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Cargo Ship That Crashed Into Baltimore Bridge Heads Back to Port

Nearly eight weeks after it rammed into the Francis Scott Key Bridge, tearing down a Baltimore landmark but becoming a fixture on the horizon itself, the container ship Dali is afloat again. More than an hour after an expected 5:30 a.m. start, the ship, surrounded by tugboats, began a two-and-a-half mile journey back to a berth in the Port of Baltimore.

The moving of the Dali is a crucial step in the effort to fully reopen the main channel to the port, which was blocked in the early hours of March 26, when the Dali lost power and hit the bridge. The bridge collapsed on impact, killing six workers doing repairs on the bridge roadway, clogging the waterway with around 50,000 tons of metal and debris, and disrupting the commerce of one of the nation’s key shipping hubs.

The salvage and recovery operation has involved more than a thousand workers and scores of barges, cranes, helicopters and Coast Guard cutters. Access to and from the port has returned piecemeal: On April 1, a temporary channel opened with a depth of 11 feet; in the days and weeks since, other channels were opened with depths of 14, 20 and 45 feet.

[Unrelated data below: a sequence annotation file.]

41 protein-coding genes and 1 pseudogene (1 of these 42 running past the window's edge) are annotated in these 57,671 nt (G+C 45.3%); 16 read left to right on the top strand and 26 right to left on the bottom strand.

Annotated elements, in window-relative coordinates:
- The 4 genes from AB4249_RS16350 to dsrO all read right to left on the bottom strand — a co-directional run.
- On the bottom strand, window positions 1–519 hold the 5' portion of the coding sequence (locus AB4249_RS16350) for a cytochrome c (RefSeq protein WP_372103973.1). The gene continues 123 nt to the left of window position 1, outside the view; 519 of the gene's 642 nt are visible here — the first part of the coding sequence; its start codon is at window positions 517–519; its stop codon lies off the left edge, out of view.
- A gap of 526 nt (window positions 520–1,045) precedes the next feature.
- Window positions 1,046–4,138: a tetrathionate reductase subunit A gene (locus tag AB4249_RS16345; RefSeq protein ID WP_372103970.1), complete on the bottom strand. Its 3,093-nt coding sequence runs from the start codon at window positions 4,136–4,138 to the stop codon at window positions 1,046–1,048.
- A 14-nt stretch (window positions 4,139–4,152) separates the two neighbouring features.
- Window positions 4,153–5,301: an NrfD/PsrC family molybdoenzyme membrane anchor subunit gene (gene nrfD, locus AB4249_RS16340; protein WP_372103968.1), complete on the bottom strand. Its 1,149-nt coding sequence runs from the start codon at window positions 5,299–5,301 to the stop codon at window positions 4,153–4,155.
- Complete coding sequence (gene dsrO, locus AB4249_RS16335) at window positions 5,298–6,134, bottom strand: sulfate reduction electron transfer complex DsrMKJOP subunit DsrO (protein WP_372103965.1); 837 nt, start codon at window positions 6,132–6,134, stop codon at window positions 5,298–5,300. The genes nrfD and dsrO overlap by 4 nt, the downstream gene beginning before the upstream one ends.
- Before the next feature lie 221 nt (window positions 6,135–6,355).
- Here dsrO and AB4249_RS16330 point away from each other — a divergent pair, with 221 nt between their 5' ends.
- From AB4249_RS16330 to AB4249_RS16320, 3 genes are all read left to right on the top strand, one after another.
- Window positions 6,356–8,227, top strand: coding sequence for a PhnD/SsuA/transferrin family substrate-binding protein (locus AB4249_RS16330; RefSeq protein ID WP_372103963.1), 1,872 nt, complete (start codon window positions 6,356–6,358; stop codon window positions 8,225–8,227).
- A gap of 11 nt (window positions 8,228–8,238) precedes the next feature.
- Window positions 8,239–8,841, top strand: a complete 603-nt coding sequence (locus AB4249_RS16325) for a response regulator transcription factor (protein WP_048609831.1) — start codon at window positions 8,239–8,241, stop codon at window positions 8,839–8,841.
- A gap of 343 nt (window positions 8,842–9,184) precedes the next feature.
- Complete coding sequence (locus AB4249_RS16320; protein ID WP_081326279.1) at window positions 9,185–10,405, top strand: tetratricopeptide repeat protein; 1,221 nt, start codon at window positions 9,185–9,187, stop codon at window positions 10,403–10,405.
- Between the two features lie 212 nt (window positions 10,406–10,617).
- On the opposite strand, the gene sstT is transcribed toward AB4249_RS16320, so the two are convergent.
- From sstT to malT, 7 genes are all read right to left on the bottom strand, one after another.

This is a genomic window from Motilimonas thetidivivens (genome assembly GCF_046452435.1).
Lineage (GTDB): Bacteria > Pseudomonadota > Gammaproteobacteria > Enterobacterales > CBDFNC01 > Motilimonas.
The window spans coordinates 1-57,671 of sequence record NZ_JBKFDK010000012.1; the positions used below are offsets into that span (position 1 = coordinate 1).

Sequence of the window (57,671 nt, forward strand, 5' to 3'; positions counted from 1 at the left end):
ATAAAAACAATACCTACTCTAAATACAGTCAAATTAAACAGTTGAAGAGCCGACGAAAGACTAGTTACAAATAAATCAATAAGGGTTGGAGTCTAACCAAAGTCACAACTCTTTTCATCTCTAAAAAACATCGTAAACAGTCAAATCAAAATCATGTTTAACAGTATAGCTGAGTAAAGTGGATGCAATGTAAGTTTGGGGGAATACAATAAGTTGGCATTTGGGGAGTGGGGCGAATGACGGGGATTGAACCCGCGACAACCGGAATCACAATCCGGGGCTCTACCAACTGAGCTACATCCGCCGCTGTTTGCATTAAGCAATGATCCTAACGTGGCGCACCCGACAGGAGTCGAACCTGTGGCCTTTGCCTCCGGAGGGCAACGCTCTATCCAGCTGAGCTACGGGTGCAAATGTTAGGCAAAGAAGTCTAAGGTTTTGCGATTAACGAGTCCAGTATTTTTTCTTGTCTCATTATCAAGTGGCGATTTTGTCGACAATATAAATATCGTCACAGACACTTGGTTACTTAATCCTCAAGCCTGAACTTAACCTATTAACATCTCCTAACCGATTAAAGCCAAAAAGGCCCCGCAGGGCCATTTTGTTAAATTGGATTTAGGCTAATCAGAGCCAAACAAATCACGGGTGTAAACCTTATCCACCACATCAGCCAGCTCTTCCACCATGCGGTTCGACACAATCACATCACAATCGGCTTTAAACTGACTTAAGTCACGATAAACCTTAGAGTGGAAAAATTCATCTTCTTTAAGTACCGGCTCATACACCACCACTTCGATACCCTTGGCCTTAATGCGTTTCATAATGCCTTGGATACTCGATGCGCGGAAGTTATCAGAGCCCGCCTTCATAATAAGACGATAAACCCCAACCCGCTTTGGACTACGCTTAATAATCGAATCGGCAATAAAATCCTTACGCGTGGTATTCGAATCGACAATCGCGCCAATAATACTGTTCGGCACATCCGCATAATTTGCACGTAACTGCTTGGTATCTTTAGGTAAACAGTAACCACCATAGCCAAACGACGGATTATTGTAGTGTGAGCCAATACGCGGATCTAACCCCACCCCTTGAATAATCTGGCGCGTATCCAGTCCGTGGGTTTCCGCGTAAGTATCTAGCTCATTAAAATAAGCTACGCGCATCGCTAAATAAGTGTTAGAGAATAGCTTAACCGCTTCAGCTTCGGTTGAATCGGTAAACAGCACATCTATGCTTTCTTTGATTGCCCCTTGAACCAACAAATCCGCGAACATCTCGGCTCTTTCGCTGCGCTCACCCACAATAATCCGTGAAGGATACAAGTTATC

But while hundreds of ships have used those alternate routes, returning the port to its usual traffic requires the opening of the permanent channel, which is 50 feet deep and 700 feet wide. Authorities set a goal of reopening that channel by the end of May.

Moving the 947-foot-long Dali is a complex and risky task, given that the ship was pinned in place by thousands of tons of mangled steel. Cranes removed 182 of the 4,700 containers on the ship, some of which were intertwined with the wreckage of the bridge. Last Monday, crews detonated small charges that had been placed around a massive section of bridge lying across the bow of the Dali, sending the section sliding into the water beneath a plume of black smoke.

In the week that followed, sonar specialists and dive teams inspected the area around the ship for submerged and unstable wreckage, with cranes removing debris that could pose a risk. The final preparation to move the ship began Sunday afternoon, officials said, and it involved releasing mooring lines, lifting anchors and removing some of the hundreds of thousands of gallons of water that had been pumped into the ship as ballast to add stability.

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